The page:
Islands of bright, native wildflowers add beauty, butterflies and wildlife in remote sections of public parks. Variegated bands of tall grasses provide privacy and contrast around carefully manicured golf course greens. No matter what shape or character, “no-mow zones” are springing up in parks, golf courses and along freeways.
However, before you decide to throw out that gas-guzzling, repair-laden lawn mower and fire the kid who never shows up on Saturdays … here are a few things to consider.
Know Thy Park
Observing how your site is used is the best way to determine if it’s ripe for “no-mow zones.” For example, a heavily used playground may not be the place for wildlife and high grass. However, consider areas just off the beaten path. These underused areas might be ideal for reduced maintenance, lawn mower-free zones. After all, consider the benefits of “no-mow zones”:
* Save money, time and water resources
* Reduce pesticide use
* Decrease pollution
* Increase wildlife habitat
* Add character and texture
* Cover problem areas
Although no-mow zones are ideal in some cases, it is important to know when to use them. For instance, no-mow zones should not be considered for high-traffic areas such as park entrances, playground areas and golf tees and holes. Natural high grass or beds of flowers--however pretty--are inconvenient if they block important views.
Use Thy Judgment
1. Since 2005, the Kalamazoo County Parks, located in southwest Michigan about an hour south of Grand Rapids, have actively explored the possibility of expanding their no-mow areas. The county operates six parks totaling 1,300 acres. David Rachowicz, director of the parks, is always looking at expanding their no-mow areas for two reasons:
* Budgetary concerns
* Re-establishing a natural habitat for wildlife and plants
”The big thing for us is the budget component, reducing operation expenses and still keeping that quality look,” Rachowicz says.
A no-mow area re-establishes open space and a natural feel. Choosing not to mow specific areas increases the parks’ “Native Prairie Restoration,” which also builds and diversifies the wildlife habitat.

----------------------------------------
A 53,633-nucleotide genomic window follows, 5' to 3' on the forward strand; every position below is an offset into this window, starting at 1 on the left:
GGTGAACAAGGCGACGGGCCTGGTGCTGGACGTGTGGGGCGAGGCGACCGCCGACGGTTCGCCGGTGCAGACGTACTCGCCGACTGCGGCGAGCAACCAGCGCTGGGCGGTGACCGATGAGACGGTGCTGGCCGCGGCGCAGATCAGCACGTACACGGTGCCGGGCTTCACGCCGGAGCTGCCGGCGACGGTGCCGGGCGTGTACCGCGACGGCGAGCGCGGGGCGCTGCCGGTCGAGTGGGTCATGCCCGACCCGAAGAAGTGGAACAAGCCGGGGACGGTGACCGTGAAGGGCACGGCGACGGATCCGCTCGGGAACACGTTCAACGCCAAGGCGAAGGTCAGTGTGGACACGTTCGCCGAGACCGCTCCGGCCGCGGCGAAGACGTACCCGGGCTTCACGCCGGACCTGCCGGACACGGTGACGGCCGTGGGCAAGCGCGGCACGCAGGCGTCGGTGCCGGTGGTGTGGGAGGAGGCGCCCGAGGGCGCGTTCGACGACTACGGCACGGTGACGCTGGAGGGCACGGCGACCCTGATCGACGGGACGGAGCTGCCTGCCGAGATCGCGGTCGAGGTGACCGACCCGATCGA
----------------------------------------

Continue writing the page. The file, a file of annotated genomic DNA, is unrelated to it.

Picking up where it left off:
2. The Joint Military facility at Fort Eustis in Virginia is located on the James River in Chesapeake Bay. The army operates the 450-acre golf course at the facility. No-mow zones on the golf course have increased to 50 acres over the last 10 years. No-mow buffer areas around two lakes on the course discourage geese, and allow frog, snake and turtle populations to rebound.
Fort Eustis’ golf course conservation program formally began in 1993 as a response to budget and manpower constraints. By working with natural ecosystems, a smaller grounds crew maintains the golf course, using less water, pesticides and herbicides.
3. The city of Minneapolis, Minn., owns 170 park properties totaling 6,400 acres. The parks are divided into three districts--Lake, River and Mini Ha Ha. John Oyanagi, who manages the River district section, states Minneapolis cut back on the budget several years ago and decided not to mow large areas within the park system. The public reaction to this one-year experiment was not altogether positive. Today the no-mow areas are restricted to small, undeveloped areas.
Difficult-to-mow areas with steep slopes are perfect no-mow zones, Oyanagi says. Odd-shaped, triangular and undeveloped areas are what he coins “no-mow” or “low-mow” areas. No-mows are totally left alone, and low-mows are mowed once or twice a year to control noxious weeds. Some shoreline, restored with native plants, keeps geese away naturally as plants become well established.
Another benefit of no-mow zones can be found in “rain gardens,” which are created in ground depressions, natural collectors of storm water. The flowers and grasses allowed to grow undisturbed in these depressions automatically filter out pollutants before they have a chance to reach other water sources.
The Eloise Butler Widlflower Garden, the oldest public wildflower garden in the United States, is in Minneapolis.
No-Mow, No Less
Even in “no-mow zones,” an annual mowing is often necessary. Otherwise, seedling trees will turn the natural flower and/or grassy area into woods.
Joy To Share
Labeling beautiful flowers and grasses in your no-mow zone is a great way to deepen the enjoyment and the education of the public. Former First Lady Lady Bird Johnson once said, “Beauty in nature nourishes us and brings joy to the human spirit; it also is one of the deep needs of people everywhere.”
Adding no-mow zones to parks and recreation centers is a great way to benefit both the consumer and the caretaker. If done properly, adding beautiful natural grasses, gardens and wildflowers can save time, water and money.
Melanie Minch is a freelance writer in Medina, Ohio. She can be reached via e-mail at firstname.lastname@example.org
Ladybird Wildflower Center
Director of Kalamazoo County Parks
Joint Military Services
Chesapeake Bay Area
Army Golf Courses
Eloise Butler Wildflower Garden and John Oyanagi, River District Manager
Minneapolis Park & Recreation Board